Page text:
Boy Scouts of America

Troop 270

In Memory of Frank Willette

Please feel free to send me any photos or written thoughts, etc. to add

Sad News

This posting is made with regret and sorrow.
Our friend Frank Willette passed away on
Sunday, September 14, 2008.

Frank was 75, and will be missed by the Troop.

Services for Frank were held at St. Thomas Catholic Church
Saturday, September 20th at 8:00 AM.

St. Thomas Catholic Church
3774 Jackson Street


A few photos

Frank Willette - Old Goat Patrol, T-270

A great friend and supporter of Troop 270

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George and Frank

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Frank and George

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Frank, Robert and Robin
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Is Frank Getting the blame here?
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Frank training for Northern Tier
Colorado River - 1999
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Amateur Geologist


As the first Eagle Scout of troop 270, it was an honor and a privilege to call Frank a Scouter and a friend. I first meet Frank at an O.A. camping trip and was a member of Troop 129. I was only a Star Scout at the time and was starting to get burned out. I was ready to give up the Scouting program when Frank invited me to attend Troop 270's meeting. If it hadn't been for that chance meeting I probably never would have accomplished what I did. He helped me learn about geology, citizenship, and world history. He helped to form one of the lodge's best ceremony teams which in turn won many honors and awards. There is no doubt about his Scouting abilites and he knew what the true vision of Scouting was about. He was always fun to be around and never spoke ill of anyone. I will miss Frank a great deal and he will always have a place in my heart.

Rick Maglio


Francis A. Willette, Jr.

Francis “Frank” A. Willette, Jr. died Sunday, September 14, 2008 at his home on Riverside.  His nephew, Jesse David Willette, who had been caring for him during the past many months of his illness, was with him when he passed away.

Frank was born June 4, 1933 in Bloomington, Illinois to Francis Willette, Sr. and Margaret (Rasor) Willette. He graduated with honors from St. Leo’s Catholic School and Calumet High School in the south side of Chicago, and was a member of the ROTC, and was in the Boy Scouts.  After high school he was in the U.S. Army occupational forces in Germany during the end of WWII.

He attended the University of Michigan after his honorable discharge as an NCO from the U.S. Army.  He graduated in 1960 and with a B.A. in Political science, International Law and International Relations.  From Michigan he went to the U.S. Department of State during the Kennedy administration and was stationed in Brazil.  After his tour with the State Department he enrolled in the College of Law at Wayne State University, graduated in 1972, and was concurrently admitted to the Michigan BAR that same year.  While he was attending law school he clerked for the Michigan Circuit Court and was specially honored by the court who personally swore him into the Bar for his scholarship.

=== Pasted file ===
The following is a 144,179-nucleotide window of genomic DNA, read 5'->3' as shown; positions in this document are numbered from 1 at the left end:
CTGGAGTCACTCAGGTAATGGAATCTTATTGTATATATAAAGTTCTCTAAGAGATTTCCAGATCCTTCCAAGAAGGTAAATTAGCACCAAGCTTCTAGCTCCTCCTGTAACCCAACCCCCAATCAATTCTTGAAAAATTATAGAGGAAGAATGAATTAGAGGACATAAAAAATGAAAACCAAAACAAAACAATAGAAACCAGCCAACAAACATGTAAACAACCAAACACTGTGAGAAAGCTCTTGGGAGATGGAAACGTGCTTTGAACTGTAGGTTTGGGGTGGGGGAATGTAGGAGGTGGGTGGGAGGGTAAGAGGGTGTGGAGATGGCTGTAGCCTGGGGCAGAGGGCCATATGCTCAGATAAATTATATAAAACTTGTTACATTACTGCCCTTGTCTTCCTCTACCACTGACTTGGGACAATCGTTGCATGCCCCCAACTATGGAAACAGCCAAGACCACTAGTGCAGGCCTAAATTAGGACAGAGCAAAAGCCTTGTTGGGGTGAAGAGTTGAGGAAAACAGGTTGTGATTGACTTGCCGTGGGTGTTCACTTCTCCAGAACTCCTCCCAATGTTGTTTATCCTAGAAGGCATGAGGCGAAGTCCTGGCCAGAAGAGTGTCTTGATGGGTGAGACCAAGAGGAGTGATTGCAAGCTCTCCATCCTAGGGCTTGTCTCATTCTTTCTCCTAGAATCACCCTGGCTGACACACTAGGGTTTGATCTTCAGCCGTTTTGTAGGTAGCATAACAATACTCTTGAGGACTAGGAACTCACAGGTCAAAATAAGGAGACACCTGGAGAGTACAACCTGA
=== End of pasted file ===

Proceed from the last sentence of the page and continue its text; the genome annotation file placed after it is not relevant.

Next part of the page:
He was in private practice until he moved to the Southern California area to be with his father who was then in his late seventies, and take his new employment with the U.S. Department of Defense as a contract administrator overseeing major military equipment projects until his retirement.  He settled in Riverside, California where he lived for twenty-two years. 

Having been an active Scout as a youth, he quickly joined the Boy Scout program as an adult volunteer shortly after moving to the Riverside area.  He had always maintained a lifetime interest in Scouting, and was committed to the principals of character development and integrity that the Boy Scouts taught youth.  He believed that Scouting was an important program for his development and success in life and was convinced it would assist today’s youth, and this was his way to give back to the Boy Scouts and the community what Scouting had taught him.  He initiated a program to involve youth from throughout the Inland Empire Council on canoe trips to the Boundary Waters area of Minnesota and Canada as part of the BSA High Adventure program.

He had always been politically involved and was an outspoken advocate about the superior benefits of the American governmental system, was committed to the belief that good citizenship is the most important aspect of patriotism.  He pursued his scholarship in his retirement and always had a copy of the American Federalist Papers, one of the last books he re-read at his bedside, next to his bible.  He was a participating member of the American Legion and was a life member of the Riverside Veteran’s of Foreign Wars. 

A memorial service will be held at Saint Thomas the Apostle Catholic Church in Riverside, California at 8:00 AM on Saturday, September 20, 2008. 

He is survived by his four younger brothers, Jesse F. Willette, an attorney practicing in Long Beach; Richard D. Willette, a scientist of Blair, Wisconsin; John J. Willette, an aerospace engineer and teacher in Bridgeport, Washington; and Walter B. Willette, an artist of Portland, Oregon. Besides Jesse David Willette, his other nieces and nephews include Lesley Schelzke, and Denice Willette, both of Oregon, Jason Willette of Las Vegas, and Kristin Kahn of Yorba Linda.

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